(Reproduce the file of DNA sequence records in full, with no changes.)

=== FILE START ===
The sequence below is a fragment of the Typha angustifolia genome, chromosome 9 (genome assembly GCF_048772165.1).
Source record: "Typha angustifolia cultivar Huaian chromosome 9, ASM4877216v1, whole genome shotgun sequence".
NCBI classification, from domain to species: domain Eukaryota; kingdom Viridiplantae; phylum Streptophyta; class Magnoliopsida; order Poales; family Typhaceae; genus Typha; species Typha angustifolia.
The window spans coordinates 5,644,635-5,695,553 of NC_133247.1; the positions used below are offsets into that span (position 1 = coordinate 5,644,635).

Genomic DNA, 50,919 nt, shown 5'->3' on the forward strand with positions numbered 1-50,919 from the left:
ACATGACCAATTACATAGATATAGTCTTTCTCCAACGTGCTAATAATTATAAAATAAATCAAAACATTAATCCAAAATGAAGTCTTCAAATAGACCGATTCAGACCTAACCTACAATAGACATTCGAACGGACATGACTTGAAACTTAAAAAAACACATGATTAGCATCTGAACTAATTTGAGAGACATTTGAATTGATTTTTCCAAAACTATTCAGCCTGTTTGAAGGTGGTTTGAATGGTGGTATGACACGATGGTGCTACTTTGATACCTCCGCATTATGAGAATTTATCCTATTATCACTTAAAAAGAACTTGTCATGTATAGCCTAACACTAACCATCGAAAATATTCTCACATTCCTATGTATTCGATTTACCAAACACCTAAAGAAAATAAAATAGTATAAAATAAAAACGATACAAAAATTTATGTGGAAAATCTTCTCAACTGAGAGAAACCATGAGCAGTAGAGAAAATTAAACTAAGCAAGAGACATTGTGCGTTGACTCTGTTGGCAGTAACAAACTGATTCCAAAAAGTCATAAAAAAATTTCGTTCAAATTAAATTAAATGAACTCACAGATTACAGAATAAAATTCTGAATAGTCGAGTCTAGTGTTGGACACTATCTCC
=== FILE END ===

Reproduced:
The sequence below is a fragment of the Typha angustifolia genome, chromosome 9 (genome assembly GCF_048772165.1).
Source record: "Typha angustifolia cultivar Huaian chromosome 9, ASM4877216v1, whole genome shotgun sequence".
NCBI classification, from domain to species: domain Eukaryota; kingdom Viridiplantae; phylum Streptophyta; class Magnoliopsida; order Poales; family Typhaceae; genus Typha; species Typha angustifolia.
The window spans coordinates 5,644,635-5,695,553 of NC_133247.1; the positions used below are offsets into that span (position 1 = coordinate 5,644,635).

Genomic DNA, 50,919 nt, shown 5'->3' on the forward strand with positions numbered 1-50,919 from the left:
ACATGACCAATTACATAGATATAGTCTTTCTCCAACGTGCTAATAATTATAAAATAAATCAAAACATTAATCCAAAATGAAGTCTTCAAATAGACCGATTCAGACCTAACCTACAATAGACATTCGAACGGACATGACTTGAAACTTAAAAAAACACATGATTAGCATCTGAACTAATTTGAGAGACATTTGAATTGATTTTTCCAAAACTATTCAGCCTGTTTGAAGGTGGTTTGAATGGTGGTATGACACGATGGTGCTACTTTGATACCTCCGCATTATGAGAATTTATCCTATTATCACTTAAAAAGAACTTGTCATGTATAGCCTAACACTAACCATCGAAAATATTCTCACATTCCTATGTATTCGATTTACCAAACACCTAAAGAAAATAAAATAGTATAAAATAAAAACGATACAAAAATTTATGTGGAAAATCTTCTCAACTGAGAGAAACCATGAGCAGTAGAGAAAATTAAACTAAGCAAGAGACATTGTGCGTTGACTCTGTTGGCAGTAACAAACTGATTCCAAAAAGTCATAAAAAAATTTCGTTCAAATTAAATTAAATGAACTCACAGATTACAGAATAAAATTCTGAATAGTCGAGTCTAGTGTTGGACACTATCTCC